On this Thanksgiving Day, a Holiday that originated in America, I’m thankful to be able to share music that was made in America. Quiet City by Aaron Copland takes me back to performing it for the first time with my talented friends in the Seattle Youth Symphony in the late 1970s. It reminds me of my gratitude for my teachers, and coaches and conductors in SYSO and other institutions who first introduced me to this and other extraordinary pieces. The music reminds me of the gratitude I have for distinguished scholars of American music I’ve had the honor of studying with, helping me appreciate what a rich musical heritage we have, so beautifully represented here by Copland. And this music itself, through its quiet dignity, beauty and poignancy, reminds me of the strength, resilience and goodness of the American character – particularly in times when faith in our institutions and government wavers.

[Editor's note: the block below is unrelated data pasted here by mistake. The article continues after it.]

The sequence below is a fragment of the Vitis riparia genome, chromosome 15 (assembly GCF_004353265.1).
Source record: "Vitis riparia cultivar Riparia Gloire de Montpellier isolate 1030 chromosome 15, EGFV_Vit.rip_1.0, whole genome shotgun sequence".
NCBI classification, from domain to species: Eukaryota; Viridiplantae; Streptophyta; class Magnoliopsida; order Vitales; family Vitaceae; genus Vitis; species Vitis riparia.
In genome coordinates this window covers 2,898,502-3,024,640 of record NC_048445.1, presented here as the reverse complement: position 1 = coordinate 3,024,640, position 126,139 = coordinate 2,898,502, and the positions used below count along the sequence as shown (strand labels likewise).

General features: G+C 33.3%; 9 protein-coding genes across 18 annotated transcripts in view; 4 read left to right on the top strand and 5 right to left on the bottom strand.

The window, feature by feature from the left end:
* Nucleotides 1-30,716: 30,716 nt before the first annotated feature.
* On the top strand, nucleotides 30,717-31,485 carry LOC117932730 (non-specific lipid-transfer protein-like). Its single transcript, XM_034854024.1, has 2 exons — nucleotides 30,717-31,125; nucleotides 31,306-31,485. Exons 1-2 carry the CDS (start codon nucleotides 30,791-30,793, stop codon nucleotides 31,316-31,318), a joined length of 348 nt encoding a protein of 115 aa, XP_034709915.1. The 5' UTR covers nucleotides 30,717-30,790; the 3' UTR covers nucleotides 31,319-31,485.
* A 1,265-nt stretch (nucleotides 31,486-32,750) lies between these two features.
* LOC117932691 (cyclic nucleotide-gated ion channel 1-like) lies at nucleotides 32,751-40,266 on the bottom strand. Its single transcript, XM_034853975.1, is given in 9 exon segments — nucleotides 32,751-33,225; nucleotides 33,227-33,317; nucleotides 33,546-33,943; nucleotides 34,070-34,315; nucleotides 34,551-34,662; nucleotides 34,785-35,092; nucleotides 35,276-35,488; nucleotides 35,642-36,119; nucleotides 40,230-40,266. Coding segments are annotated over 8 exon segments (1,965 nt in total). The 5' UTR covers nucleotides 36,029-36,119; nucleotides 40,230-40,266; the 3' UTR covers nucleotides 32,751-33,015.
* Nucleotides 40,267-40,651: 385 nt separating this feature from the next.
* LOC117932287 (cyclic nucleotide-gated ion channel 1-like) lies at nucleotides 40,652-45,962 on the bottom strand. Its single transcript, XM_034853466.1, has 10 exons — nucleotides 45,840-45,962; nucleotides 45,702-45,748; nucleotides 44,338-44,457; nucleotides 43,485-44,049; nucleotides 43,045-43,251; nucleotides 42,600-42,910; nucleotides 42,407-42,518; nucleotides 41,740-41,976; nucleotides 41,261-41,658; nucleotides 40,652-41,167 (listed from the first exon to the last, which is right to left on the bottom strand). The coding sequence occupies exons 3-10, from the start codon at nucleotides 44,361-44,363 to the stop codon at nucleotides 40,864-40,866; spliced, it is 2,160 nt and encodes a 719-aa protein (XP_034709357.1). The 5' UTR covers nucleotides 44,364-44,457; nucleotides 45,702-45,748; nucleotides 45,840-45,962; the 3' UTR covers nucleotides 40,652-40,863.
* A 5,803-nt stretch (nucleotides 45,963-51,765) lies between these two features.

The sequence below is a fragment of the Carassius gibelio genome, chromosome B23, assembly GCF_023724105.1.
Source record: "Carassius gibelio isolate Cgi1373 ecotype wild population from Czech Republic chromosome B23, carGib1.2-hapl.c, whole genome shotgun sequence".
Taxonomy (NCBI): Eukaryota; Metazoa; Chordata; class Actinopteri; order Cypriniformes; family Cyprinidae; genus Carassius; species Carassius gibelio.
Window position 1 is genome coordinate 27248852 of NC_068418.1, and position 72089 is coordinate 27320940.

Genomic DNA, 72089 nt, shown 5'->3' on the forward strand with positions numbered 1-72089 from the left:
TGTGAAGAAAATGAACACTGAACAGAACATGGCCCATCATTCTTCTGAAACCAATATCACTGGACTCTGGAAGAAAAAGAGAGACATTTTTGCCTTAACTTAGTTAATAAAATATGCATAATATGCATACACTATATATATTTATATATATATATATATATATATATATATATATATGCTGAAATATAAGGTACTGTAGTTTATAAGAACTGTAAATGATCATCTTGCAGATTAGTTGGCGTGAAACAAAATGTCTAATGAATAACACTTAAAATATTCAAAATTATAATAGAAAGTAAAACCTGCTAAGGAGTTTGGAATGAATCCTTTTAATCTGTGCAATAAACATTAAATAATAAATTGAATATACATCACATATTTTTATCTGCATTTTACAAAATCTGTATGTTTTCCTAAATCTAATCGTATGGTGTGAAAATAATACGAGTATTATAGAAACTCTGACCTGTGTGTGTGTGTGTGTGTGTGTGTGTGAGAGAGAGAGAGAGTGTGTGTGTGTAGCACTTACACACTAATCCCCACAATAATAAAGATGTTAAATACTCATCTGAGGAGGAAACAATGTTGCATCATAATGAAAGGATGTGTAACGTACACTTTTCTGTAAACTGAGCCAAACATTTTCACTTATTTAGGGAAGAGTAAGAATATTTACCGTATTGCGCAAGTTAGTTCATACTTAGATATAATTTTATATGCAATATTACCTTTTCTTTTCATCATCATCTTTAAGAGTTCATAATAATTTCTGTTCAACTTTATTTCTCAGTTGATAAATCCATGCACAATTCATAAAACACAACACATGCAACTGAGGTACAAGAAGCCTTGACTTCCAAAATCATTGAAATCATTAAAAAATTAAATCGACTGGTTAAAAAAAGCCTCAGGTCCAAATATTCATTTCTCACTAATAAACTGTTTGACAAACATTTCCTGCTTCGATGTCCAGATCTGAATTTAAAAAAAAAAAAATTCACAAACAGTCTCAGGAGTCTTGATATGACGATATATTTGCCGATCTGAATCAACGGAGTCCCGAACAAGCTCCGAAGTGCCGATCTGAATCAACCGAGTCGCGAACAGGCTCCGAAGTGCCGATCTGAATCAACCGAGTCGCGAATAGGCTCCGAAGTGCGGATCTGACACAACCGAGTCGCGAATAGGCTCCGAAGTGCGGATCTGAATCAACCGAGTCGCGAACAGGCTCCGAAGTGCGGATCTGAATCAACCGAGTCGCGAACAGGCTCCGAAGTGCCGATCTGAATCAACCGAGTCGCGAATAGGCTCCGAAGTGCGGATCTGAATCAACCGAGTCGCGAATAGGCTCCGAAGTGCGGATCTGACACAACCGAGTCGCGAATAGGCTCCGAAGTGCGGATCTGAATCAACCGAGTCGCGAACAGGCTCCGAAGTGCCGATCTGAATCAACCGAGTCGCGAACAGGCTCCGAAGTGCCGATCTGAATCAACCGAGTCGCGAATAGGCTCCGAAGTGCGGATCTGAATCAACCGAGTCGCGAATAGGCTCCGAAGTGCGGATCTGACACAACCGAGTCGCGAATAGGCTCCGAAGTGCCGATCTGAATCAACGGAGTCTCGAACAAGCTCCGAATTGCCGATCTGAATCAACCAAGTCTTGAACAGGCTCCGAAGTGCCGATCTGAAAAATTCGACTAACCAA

Marta Zekan

I was asked which pieces I’m thankful for today, during my on-air time (5pm-7pm). Honestly – all of it! Starting 5 for the Drive at 5pm is Turkey in the Straw – a slice of Americana. The ‘Enjoy Your Life’ waltz by Johann Strauss followed by Holst’s ‘Venus, Bringer of Peace’ – two resonant sentiments for Thanksgiving Day. And Liberace’s splashy rendition of Chopsticks at 6:00… who doesn’t love that?? I listen to all kinds of music, not just classical! I’m thankful that music is a safe, non-judgmental place to experience and express emotions from sheer, laugh-out-loud fun to plunging sorrow and heartbreak. It’s also a good place to look for common ground – something that seems more important than ever. I am simply thankful for music.






Sean MacLean
Bern Herbolsheimer (1948 – 2016): Thanksgiving Day, 1861: One Vacant Chair